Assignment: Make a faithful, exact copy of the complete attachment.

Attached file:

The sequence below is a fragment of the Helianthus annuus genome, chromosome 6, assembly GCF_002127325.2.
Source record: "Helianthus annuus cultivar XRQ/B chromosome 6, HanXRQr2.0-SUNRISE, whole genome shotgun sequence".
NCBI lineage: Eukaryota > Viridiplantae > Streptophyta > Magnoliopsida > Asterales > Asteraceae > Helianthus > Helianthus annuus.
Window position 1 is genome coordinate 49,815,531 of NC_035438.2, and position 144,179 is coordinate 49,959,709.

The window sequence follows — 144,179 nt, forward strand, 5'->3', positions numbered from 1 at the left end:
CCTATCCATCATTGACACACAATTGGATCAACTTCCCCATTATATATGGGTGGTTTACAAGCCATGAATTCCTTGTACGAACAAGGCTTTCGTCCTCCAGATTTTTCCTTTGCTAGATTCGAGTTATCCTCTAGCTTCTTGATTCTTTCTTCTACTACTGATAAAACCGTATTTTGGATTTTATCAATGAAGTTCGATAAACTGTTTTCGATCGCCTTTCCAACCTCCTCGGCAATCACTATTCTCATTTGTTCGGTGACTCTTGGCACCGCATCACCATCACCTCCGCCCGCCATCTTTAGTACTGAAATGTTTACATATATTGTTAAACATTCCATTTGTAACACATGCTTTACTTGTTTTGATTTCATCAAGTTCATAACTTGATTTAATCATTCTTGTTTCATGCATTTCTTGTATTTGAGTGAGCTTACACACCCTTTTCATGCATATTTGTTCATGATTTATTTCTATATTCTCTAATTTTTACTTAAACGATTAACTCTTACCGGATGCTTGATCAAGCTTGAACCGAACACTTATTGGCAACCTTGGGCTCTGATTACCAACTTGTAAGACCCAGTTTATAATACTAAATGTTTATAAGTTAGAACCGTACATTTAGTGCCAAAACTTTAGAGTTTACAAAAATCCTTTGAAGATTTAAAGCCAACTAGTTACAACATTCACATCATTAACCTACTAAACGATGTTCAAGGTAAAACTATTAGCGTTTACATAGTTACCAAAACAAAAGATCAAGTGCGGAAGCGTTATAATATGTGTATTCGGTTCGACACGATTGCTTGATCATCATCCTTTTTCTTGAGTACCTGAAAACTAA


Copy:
The sequence below is a fragment of the Helianthus annuus genome, chromosome 6, assembly GCF_002127325.2.
Source record: "Helianthus annuus cultivar XRQ/B chromosome 6, HanXRQr2.0-SUNRISE, whole genome shotgun sequence".
NCBI lineage: Eukaryota > Viridiplantae > Streptophyta > Magnoliopsida > Asterales > Asteraceae > Helianthus > Helianthus annuus.
Window position 1 is genome coordinate 49,815,531 of NC_035438.2, and position 144,179 is coordinate 49,959,709.

The window sequence follows — 144,179 nt, forward strand, 5'->3', positions numbered from 1 at the left end:
CCTATCCATCATTGACACACAATTGGATCAACTTCCCCATTATATATGGGTGGTTTACAAGCCATGAATTCCTTGTACGAACAAGGCTTTCGTCCTCCAGATTTTTCCTTTGCTAGATTCGAGTTATCCTCTAGCTTCTTGATTCTTTCTTCTACTACTGATAAAACCGTATTTTGGATTTTATCAATGAAGTTCGATAAACTGTTTTCGATCGCCTTTCCAACCTCCTCGGCAATCACTATTCTCATTTGTTCGGTGACTCTTGGCACCGCATCACCATCACCTCCGCCCGCCATCTTTAGTACTGAAATGTTTACATATATTGTTAAACATTCCATTTGTAACACATGCTTTACTTGTTTTGATTTCATCAAGTTCATAACTTGATTTAATCATTCTTGTTTCATGCATTTCTTGTATTTGAGTGAGCTTACACACCCTTTTCATGCATATTTGTTCATGATTTATTTCTATATTCTCTAATTTTTACTTAAACGATTAACTCTTACCGGATGCTTGATCAAGCTTGAACCGAACACTTATTGGCAACCTTGGGCTCTGATTACCAACTTGTAAGACCCAGTTTATAATACTAAATGTTTATAAGTTAGAACCGTACATTTAGTGCCAAAACTTTAGAGTTTACAAAAATCCTTTGAAGATTTAAAGCCAACTAGTTACAACATTCACATCATTAACCTACTAAACGATGTTCAAGGTAAAACTATTAGCGTTTACATAGTTACCAAAACAAAAGATCAAGTGCGGAAGCGTTATAATATGTGTATTCGGTTCGACACGATTGCTTGATCATCATCCTTTTTCTTGAGTACCTGAAAACTAA